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Frequently Asked Questions

For a better understanding of what I had in mind when I designed the PHOENIX loudspeaker system, you should read the <Concepts ...> pages, which give you general observations that influenced this unconventional speaker project. The reasons behind specific design solutions are addressed on the | Design Models | page and in Ref.2. Measured frequency response curves for the PHOENIX are shown on the | System Test | page. 
The project documents the evolution from a previous active speaker system in which I used two small satellites and a closed box woofer with a novel equalizer to extend its low frequency response
. You will find helpful information about many issues in speaker design in the description of that earlier project, Ref.12. Take a look at page 1 or the full article.

In general, I tried to give specific meaning to every sentence on this web site. If you do not find your answer or are confused after reading what I said, then do not hesitate to send me your question. And, for my benefit, let me know what you did with my response. I always appreciate your recommendation for a well recorded piece of music to listen to. 

Should you have built the PHOENIX or parts thereof and made interesting observations or found ways to improve the design, then send me a note. I am always interested in new insight on how to move sound reproduction closer to the original. But please, don't ask me what changes are necessary to accommodate your favorite driver. I think I have outlined in detail how you can determine that for yourself. If not, then stick exactly to the PHOENIX project.

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Q1 - Why do you use 8" drivers for the midrange when 6.5" or 5" drivers would give better off-axis response?

Q2 - My room size is less than 250 ft2 (22m2) and I need a smaller speaker. How can I modify the PHOENIX design?

Q3 - How do I upgrade the system for rooms larger than 600 ft2 (55m2), or because I like to play it larger than live?

Q4 - I want to use woofer XYZ which has larger Xmax than the 1252DVC. Which other parameters are important?

Q5 - How much sound output can you get from the open baffle woofer?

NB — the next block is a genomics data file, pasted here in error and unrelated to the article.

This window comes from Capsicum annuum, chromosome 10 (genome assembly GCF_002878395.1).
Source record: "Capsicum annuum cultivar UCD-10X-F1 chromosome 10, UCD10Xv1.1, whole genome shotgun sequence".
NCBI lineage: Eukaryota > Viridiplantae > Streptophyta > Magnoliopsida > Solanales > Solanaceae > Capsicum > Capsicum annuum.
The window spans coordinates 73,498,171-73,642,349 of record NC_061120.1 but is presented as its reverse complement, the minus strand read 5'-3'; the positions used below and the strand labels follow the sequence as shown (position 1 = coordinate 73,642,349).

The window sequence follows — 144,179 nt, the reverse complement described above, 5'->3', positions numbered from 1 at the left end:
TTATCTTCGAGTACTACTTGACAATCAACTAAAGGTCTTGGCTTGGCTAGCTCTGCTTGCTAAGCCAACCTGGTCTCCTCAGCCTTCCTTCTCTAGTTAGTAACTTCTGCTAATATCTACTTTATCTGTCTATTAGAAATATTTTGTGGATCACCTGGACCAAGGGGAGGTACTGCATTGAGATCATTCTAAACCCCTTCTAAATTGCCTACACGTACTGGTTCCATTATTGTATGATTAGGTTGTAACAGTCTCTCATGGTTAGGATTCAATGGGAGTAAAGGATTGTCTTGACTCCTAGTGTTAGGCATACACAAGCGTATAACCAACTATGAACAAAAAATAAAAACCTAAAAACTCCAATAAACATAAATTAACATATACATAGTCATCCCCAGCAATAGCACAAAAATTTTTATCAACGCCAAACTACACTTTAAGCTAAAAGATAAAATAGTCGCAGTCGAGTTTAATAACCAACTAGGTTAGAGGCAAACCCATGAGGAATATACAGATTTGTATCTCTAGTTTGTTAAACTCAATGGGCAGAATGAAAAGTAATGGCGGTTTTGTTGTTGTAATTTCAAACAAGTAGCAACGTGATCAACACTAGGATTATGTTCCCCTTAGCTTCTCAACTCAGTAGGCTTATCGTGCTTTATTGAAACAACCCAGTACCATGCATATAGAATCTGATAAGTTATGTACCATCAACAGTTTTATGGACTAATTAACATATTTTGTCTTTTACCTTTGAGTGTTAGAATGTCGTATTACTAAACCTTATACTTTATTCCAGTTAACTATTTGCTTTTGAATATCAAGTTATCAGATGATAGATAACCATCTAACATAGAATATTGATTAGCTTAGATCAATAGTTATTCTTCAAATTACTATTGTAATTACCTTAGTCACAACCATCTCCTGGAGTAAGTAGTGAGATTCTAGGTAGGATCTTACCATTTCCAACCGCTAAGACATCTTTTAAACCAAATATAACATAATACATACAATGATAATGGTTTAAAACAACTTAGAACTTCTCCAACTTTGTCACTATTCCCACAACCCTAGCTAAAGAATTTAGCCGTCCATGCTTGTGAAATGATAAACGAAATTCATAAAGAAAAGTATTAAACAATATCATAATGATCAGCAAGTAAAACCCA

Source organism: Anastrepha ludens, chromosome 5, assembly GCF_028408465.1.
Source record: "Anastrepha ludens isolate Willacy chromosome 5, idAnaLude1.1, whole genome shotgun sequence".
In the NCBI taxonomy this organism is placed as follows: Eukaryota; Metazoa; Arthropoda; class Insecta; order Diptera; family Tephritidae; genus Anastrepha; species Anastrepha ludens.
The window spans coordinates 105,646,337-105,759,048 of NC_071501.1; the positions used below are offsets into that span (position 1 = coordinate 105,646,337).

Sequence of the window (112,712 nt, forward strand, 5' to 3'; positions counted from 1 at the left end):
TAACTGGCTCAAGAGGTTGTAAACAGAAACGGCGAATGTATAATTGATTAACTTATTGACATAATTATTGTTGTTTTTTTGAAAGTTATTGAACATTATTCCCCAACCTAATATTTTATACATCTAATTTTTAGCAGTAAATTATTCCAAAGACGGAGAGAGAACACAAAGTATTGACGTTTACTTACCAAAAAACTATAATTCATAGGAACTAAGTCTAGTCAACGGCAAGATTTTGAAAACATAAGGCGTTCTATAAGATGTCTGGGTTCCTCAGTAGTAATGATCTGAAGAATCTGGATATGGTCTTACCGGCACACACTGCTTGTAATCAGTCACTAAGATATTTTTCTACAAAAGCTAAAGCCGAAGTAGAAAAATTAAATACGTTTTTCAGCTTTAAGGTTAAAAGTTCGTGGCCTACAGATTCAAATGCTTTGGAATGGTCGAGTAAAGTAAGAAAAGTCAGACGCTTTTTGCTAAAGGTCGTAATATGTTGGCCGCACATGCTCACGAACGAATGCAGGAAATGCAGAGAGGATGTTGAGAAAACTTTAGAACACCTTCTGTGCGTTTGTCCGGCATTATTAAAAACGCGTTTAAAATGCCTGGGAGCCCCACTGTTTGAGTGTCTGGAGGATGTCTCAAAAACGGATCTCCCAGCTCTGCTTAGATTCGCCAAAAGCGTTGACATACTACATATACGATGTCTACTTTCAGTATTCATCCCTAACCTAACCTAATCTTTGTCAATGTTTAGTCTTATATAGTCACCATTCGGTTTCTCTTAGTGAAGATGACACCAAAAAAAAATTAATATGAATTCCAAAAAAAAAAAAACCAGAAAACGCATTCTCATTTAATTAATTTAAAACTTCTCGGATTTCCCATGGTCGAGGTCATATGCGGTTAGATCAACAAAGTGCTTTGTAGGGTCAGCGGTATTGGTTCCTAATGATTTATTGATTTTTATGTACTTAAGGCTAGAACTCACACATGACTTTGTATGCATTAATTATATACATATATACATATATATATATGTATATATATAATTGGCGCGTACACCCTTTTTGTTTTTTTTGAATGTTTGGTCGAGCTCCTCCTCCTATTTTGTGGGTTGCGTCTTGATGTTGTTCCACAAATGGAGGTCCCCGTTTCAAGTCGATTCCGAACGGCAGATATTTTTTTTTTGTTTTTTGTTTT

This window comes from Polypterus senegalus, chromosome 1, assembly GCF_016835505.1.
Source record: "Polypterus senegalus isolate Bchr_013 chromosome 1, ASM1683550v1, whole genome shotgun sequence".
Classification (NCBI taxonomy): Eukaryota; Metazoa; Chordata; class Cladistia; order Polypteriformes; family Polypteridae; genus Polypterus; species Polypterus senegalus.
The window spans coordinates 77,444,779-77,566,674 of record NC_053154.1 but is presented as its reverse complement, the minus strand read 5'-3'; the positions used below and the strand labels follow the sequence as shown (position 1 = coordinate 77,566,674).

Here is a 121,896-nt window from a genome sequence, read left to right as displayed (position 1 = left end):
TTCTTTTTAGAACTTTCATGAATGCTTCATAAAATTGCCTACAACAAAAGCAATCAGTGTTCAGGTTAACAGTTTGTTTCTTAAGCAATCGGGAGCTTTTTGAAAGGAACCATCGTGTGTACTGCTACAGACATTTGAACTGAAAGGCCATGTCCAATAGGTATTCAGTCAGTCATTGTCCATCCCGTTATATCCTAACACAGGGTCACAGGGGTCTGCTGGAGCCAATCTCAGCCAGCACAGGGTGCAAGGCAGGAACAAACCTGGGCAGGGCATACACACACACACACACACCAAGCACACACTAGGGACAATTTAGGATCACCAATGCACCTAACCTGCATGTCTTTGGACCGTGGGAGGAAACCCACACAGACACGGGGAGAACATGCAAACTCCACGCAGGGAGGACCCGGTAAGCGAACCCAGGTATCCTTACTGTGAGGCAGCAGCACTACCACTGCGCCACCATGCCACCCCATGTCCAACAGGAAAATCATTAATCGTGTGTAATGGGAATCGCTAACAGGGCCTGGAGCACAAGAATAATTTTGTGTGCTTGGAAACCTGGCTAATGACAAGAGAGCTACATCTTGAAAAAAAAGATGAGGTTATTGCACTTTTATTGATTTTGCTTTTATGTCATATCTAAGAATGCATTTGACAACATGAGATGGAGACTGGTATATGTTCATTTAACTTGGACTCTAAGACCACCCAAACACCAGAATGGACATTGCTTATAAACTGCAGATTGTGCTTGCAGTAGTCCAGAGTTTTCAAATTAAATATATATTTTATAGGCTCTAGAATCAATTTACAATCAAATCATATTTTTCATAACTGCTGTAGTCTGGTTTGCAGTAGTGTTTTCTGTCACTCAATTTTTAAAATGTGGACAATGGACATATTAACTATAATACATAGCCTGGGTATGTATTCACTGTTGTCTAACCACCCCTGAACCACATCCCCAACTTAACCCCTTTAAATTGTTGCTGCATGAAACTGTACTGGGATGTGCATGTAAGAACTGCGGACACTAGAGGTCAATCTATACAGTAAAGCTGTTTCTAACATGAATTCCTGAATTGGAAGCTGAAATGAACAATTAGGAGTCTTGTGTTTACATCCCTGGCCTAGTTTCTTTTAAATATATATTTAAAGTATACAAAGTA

Q6 - How much power will it take to drive the woofers?

Q7 - The price of the Scan-Speak drivers is a problem. Is there any valid substitute without changing the design?

Q8 - Diffraction. Would a narrower (<12.5") main panel give sharper stereo imaging, due to reduced delay of edge diffraction?

Q9 - Could the length of the main panel be extended so that separate stands are not required?

Q10 - Could the woofer be adapted to work with existing panel speakers - e.g. Quad ESL63?

Q11 - What is the total cost of all the hardware for building a pair of PHOENIX loudspeakers?

Q12 - What happens to the parameters Vas, Qms, Qes and Qts when you connect the two voice coils of the 1252DVC in series?

Q13 - Is a printed circuit board for the crossover/eq available?

Q14 - What is the low frequency sound pressure level from an open baffle speaker with a given effective piston area and excursion?

Q15 - How would you modify the crossover/eq circuit to work with a "regular" small monitor, instead of the main panel, and use the dipole woofer?

Q16 - Could you drive the main panel with a tube amplifier?

Q17 - Why do you not show waterfall response plots for the PHOENIX when your test equipment is capable of producing them?

Q18 - Which types of distortion do you measure?

Q19 - Why do you use a 12 dB/oct crossover between woofer and midrange when the crossover to the tweeter is at 24 dB/oct ?

Q20 - What is the sound pressure level at 1 m for 1 W of power under anechoic conditions?

Q21 - Why does SPL increase 6 dB for two drivers in parallel when the electrical power consumed only increases by 3 dB?

Q22 - How would you describe the sound of the PHOENIX?

Q23 - Can you point me towards people who have built the PHOENIX?

Q24 - What is your process for designing an open baffle speaker?

Q25 - Why do you not use a rear firing tweeter or a dipole ribbon tweeter?

Q26 - Why use active crossovers when passive crossovers require fewer components and amplifiers?

Q27 - How do I test the PHOENIX crossover/equalizer circuit board?

Q28 - How high in frequency can you push the dipole woofer?

Q29 - How do you measure cone excursion of a driver?

Q30 - Can a dipole woofer be placed in a room corner?

Q31 - Is there an optimum room placement for a dipole?